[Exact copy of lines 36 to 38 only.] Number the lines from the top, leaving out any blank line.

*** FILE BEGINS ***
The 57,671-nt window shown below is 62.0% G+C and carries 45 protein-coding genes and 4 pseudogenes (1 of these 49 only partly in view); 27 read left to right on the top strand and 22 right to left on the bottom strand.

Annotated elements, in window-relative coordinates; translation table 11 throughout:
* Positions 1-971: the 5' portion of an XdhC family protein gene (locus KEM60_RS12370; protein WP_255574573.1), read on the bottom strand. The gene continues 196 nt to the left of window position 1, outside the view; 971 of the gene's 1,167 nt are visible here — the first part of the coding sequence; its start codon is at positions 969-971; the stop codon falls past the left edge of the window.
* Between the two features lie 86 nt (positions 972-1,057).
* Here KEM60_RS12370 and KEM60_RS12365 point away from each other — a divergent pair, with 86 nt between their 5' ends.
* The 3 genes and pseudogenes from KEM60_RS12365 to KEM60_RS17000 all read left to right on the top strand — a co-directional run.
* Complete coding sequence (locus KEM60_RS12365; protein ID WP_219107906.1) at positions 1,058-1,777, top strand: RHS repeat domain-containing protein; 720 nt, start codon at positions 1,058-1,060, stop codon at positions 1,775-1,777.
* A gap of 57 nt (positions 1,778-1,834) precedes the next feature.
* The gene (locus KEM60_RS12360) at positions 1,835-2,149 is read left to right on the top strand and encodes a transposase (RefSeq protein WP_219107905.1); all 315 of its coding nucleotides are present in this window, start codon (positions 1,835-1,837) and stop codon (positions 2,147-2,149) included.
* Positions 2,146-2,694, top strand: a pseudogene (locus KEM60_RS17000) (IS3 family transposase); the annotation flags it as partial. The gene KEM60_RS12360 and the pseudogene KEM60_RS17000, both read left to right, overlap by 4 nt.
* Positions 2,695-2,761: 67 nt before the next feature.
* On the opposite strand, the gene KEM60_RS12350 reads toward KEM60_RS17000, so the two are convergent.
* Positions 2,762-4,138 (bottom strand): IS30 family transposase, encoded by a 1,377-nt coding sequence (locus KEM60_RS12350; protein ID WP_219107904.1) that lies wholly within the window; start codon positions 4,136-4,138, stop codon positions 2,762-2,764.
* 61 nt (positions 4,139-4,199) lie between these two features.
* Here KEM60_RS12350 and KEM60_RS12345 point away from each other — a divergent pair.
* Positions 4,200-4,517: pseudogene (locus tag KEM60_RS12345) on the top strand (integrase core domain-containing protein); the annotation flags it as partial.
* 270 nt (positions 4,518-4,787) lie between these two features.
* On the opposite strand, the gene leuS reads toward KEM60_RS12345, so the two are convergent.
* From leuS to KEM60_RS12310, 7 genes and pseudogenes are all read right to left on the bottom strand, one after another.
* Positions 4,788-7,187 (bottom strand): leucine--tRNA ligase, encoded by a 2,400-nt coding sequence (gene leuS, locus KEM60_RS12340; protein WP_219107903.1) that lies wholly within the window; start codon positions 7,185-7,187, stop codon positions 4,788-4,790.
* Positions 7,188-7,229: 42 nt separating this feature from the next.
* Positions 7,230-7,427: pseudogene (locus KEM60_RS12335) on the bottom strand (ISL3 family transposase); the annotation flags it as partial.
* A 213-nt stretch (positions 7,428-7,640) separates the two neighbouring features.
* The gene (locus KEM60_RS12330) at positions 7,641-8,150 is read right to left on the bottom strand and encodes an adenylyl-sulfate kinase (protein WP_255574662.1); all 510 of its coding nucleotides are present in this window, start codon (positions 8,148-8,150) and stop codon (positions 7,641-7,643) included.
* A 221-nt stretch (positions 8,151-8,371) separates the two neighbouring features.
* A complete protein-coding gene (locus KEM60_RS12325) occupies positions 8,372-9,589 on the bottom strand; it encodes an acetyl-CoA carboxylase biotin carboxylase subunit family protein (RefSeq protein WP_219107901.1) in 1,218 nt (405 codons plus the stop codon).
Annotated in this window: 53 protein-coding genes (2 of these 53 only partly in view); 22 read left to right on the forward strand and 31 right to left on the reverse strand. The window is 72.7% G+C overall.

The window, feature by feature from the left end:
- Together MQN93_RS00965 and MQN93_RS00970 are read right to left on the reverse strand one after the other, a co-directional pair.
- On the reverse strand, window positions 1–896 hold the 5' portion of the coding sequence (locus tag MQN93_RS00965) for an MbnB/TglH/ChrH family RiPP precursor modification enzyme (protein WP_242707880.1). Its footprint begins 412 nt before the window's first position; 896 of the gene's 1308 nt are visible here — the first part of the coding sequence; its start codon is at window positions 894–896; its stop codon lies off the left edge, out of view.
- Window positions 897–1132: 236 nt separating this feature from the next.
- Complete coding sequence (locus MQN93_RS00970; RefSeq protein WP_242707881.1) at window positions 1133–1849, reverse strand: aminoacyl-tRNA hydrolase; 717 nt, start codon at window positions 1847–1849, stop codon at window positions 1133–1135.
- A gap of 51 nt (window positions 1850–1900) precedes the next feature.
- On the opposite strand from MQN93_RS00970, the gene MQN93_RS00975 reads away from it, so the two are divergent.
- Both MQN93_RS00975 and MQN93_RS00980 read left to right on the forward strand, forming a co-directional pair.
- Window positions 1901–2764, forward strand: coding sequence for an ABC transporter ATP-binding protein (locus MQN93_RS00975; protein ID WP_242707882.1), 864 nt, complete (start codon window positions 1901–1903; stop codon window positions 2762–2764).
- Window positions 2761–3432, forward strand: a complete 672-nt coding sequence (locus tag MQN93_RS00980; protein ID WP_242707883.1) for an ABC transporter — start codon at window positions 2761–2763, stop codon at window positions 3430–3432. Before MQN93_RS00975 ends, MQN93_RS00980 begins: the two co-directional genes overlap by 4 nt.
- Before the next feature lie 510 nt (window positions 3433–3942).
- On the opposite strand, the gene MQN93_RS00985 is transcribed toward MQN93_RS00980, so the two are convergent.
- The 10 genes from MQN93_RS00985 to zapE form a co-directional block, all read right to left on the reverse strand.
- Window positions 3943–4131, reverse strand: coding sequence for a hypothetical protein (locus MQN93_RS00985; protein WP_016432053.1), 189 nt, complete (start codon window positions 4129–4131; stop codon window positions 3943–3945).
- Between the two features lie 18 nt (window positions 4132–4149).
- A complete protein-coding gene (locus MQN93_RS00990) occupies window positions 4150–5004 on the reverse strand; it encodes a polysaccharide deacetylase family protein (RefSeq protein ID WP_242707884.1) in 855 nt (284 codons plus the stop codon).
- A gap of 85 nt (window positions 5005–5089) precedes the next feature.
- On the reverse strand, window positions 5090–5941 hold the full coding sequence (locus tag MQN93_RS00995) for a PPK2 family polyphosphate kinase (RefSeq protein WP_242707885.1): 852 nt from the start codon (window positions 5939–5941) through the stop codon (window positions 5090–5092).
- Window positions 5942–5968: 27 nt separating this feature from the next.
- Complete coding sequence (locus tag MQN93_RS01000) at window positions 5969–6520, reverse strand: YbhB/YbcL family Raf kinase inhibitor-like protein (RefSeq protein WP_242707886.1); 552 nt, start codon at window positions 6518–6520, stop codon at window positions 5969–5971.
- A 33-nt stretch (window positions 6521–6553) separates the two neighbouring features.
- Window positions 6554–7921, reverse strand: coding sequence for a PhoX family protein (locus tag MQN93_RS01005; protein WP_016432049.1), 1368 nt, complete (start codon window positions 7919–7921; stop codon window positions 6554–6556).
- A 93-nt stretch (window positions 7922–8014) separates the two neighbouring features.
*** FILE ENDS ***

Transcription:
- Window positions 1901–2764, forward strand: coding sequence for an ABC transporter ATP-binding protein (locus MQN93_RS00975; protein ID WP_242707882.1), 864 nt, complete (start codon window positions 1901–1903; stop codon window positions 2762–2764).
- Window positions 2761–3432, forward strand: a complete 672-nt coding sequence (locus tag MQN93_RS00980; protein ID WP_242707883.1) for an ABC transporter — start codon at window positions 2761–2763, stop codon at window positions 3430–3432. Before MQN93_RS00975 ends, MQN93_RS00980 begins: the two co-directional genes overlap by 4 nt.
- Before the next feature lie 510 nt (window positions 3433–3942).